Hypertension is a condition of abnormally high blood pressure. Hypotension is a condition of abnormally low blood pressure.

Preparation of the Articles

1. Sphygmomanometer

2. Stethoscope

3. Piece of paper

Preparation of the Client

Explain the procedure to the client to gain the confidence and cooperation of the client.

Place the client in a comfortable position either lying down with the arm resting on the bed or sitting with the arm supported on the table at heart level to ensure accurate reading. Client should be resting atleast 5 to 10 minutes prior to taking the blood pressure.

 

Procedure

Steps of Procedure


1. Wash hands

Reasons: to prevent cross infection

2. Take the equipment to the bedside.


3. Apply deflated cuff evenly with rubber bladder over the brachial artery, the lower edge being ‘2’ inch above the antecubital fossa. The two tubes turning towards the palm.

Reasons: as uneven or too loose cuff gives a falsely high reading because excessive amount of pressure is needed to occlude brachial artery.

4. Palpate the brachial artery with the finger tips. Place the bell of the stethoscope on the brachial pulse. The stethoscope must hang freely from the ears.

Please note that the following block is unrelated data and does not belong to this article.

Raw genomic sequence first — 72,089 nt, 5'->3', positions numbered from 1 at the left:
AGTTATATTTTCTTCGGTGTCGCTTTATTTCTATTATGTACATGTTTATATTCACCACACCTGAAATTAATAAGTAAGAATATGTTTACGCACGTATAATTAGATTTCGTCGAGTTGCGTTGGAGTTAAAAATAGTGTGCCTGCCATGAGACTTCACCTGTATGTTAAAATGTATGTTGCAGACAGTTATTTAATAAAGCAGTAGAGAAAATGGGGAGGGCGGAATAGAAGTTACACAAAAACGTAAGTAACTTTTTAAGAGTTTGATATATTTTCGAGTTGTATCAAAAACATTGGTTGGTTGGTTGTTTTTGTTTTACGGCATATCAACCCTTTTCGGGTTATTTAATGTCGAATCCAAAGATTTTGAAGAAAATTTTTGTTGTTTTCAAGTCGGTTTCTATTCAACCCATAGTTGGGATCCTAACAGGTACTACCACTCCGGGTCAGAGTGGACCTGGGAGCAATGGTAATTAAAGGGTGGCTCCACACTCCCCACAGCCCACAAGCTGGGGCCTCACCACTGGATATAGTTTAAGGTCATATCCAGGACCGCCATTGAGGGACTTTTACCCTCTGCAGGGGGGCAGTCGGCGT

Reasons: any rubbing of the tubes can mislead the sounds.

5. Close the valve on the pump by turning the knob clockwise. Pump up air in the cuff until the sphygmomanometer registers about 20 mm above the point at which the radial pulsation disappears.

Reasons: if the cuff is not inflated high enough, true systolic pressure may be missed. Inflating the cuff too high causes unnecessary pain and may produce pain and may produce vasospasm, which distorts pressure reading.

6. Open the valve slowly by turning the knob anti-clockwise. Permit the air to escape very slowly. Note the number on the manometer where the sound first begins. This is the systolic pressure.

Reasons: the first sound is heard when the blood organs begins to flow through the brachial artery again.

7. Continue to release the pressure slowly. The sound becomes louder and clearer. Note the point on the manometer where the sound ceases. This is the diastolic pressure.


8. Allow the air to escape and the mercury to fall zero. Wait for 1 minute with the cuff deflated.

Reasons: occlusion of blood during the pressure reading causes venous congestion in the forearm.

9. Repeat the procedure if there are any doubts about the reading.
Do not take blood pressure more than three times in succession on the same arm.

Reasons: venous blood must be allowed to drain or it will falsely elevate the succeeding blood pressure reading.

 

After Care of the Patient and the Articles

1. Remove the cuff by rolling it and replace it in the box.


2. Assist the client to cover the arm which is exposed.


3. Take the apparatus to the duty room and keep it safely in the cupboard.